If the Web of Fate is the boundary between worlds, and the All as a loom, and we see it as the woof in that loom, the threads that aren’t connected to the woof that twist and turn between them and bend them become the warp. The warp bends the woof, the weave, the Web. Without a warp in a loom, there is no fabric. Cut the ends and the woof is a pile of strings. But with the warp wove through the woof, a fabric forms. The warp hold the woof in place, and of course gives it colour and pattern. The woof is the foundation, but the warp defines its form.
Some Celtic sources describe the worlds as the Endless Knot, two separate lines interwoven but never connecting. The is of course the two worlds, the world we know, and the Otherworld. The two are seen as being tied together in certain places, and the Veil being thinnest there. Places meaning points on the earth, spatial places, and points in time, temporal places. At certain locations, the Veil is very thin because the worlds are so close. At certain times, liminal times, the worlds draw close, and the Veil thins. This idea of two interwoven worlds fits well the idea of the fabric of the Veil being the interweaving of the woof, our world, and the Threads that connect us, and the warp, the Otherworld and the Threads that connect those that live beyond the Veil, beyond the Gloom out in the endless Gleam.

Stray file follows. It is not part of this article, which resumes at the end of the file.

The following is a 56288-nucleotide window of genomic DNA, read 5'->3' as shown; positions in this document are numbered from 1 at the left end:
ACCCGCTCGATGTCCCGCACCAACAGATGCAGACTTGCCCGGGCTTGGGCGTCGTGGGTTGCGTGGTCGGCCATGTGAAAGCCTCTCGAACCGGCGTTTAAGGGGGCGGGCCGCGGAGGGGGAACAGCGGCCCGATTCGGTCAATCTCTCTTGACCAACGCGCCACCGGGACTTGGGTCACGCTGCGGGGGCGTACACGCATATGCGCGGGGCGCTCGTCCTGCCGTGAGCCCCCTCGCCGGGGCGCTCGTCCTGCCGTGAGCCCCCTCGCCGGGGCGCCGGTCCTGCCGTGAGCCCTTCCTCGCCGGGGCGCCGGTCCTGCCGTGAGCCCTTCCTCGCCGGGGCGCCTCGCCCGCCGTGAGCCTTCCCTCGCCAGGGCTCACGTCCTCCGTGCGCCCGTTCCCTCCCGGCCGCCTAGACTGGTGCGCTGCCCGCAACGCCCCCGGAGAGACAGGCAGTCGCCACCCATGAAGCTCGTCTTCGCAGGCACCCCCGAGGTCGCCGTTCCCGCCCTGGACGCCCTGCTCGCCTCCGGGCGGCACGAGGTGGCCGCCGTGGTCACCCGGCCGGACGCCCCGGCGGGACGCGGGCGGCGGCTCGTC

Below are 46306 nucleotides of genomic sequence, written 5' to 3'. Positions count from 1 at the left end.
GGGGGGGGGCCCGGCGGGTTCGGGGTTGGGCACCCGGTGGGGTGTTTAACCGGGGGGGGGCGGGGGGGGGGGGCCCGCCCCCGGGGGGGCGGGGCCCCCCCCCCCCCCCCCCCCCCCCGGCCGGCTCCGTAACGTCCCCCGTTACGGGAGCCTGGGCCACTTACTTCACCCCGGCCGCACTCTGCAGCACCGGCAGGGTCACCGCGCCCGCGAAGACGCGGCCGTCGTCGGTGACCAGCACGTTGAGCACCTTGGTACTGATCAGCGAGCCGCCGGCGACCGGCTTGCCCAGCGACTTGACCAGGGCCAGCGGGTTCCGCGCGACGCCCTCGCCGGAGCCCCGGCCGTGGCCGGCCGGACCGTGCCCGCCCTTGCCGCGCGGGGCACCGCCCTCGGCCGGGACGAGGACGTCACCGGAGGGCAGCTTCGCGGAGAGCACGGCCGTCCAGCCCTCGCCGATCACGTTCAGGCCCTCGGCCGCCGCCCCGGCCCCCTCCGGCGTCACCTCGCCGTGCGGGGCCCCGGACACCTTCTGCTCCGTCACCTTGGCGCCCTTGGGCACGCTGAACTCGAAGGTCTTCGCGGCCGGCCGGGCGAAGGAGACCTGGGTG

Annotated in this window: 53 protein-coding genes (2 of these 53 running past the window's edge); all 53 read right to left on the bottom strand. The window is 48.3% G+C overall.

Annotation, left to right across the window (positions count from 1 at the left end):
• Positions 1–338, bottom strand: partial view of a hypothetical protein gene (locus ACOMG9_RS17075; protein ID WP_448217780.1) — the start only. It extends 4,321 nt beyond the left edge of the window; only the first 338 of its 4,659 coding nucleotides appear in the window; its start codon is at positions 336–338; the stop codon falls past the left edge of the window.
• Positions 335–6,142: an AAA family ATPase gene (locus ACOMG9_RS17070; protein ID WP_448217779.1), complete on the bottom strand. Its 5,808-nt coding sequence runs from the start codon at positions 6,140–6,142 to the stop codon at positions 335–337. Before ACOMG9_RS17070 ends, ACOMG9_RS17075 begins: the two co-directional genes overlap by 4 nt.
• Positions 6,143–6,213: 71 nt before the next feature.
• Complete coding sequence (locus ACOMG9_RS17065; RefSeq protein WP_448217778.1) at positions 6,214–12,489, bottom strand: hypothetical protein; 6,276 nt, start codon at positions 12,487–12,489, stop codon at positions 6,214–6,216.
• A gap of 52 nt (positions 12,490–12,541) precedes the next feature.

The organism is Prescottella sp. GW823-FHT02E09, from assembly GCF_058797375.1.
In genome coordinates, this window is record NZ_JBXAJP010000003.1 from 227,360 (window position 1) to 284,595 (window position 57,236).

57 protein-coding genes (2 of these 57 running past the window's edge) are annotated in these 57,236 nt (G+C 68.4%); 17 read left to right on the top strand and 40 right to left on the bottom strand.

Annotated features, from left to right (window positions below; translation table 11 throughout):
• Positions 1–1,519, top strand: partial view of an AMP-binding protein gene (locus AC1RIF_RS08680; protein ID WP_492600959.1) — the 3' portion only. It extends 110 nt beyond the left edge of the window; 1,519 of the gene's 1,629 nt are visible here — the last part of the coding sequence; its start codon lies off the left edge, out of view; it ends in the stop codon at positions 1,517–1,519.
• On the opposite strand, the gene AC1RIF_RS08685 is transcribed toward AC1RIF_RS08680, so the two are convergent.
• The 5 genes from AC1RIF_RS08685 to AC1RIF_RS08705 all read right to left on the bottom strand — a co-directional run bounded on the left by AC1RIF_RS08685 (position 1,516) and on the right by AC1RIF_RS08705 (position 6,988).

Then, expanding the metaphor, and the reality it describes, crossing over is a matter of being tied to that other Web, that is the warp, which would mean that those who cross over are tied to both webs, that the Threads at their core run both out into the Woof Web of Fate and the Warp Web of Fate. They span the worlds, are the Gates, and guardians thereof, they are of both worlds, so not fully of either.
It’s by no accident that one of the folk etymologies for “witch” is that it came from a word meaning “to bend or turn”. Especially when we consider that the English “weird”, from the Germanic “wyrd”, urdr, ultimately meaning Fate, and is the name of one of the three Norns in Norse myth, comes from *wert-, from *wer-, the origin of *werp- we discussed above, “to bend or turn”. The warp of the loom, the wyrd, the fate, the Norns who decide the fate of all beings, the Spinner who spins the Thread, the Weaver who weaves it into the Webs, and the Cutter who cuts to on the Black Altar. The Grimr.
Moving on from weaving and webs and veils, let’s consider another common term for the boundary between worlds, the Hedge.
The image here is English style hedgerows of the type that separate fields or surround a residence. These form a living, wild boundary between two fields, or between what is inside and what is outside. For metaphoric purposes, we can use the image of a hedge around a residence, separating the inside and the outside.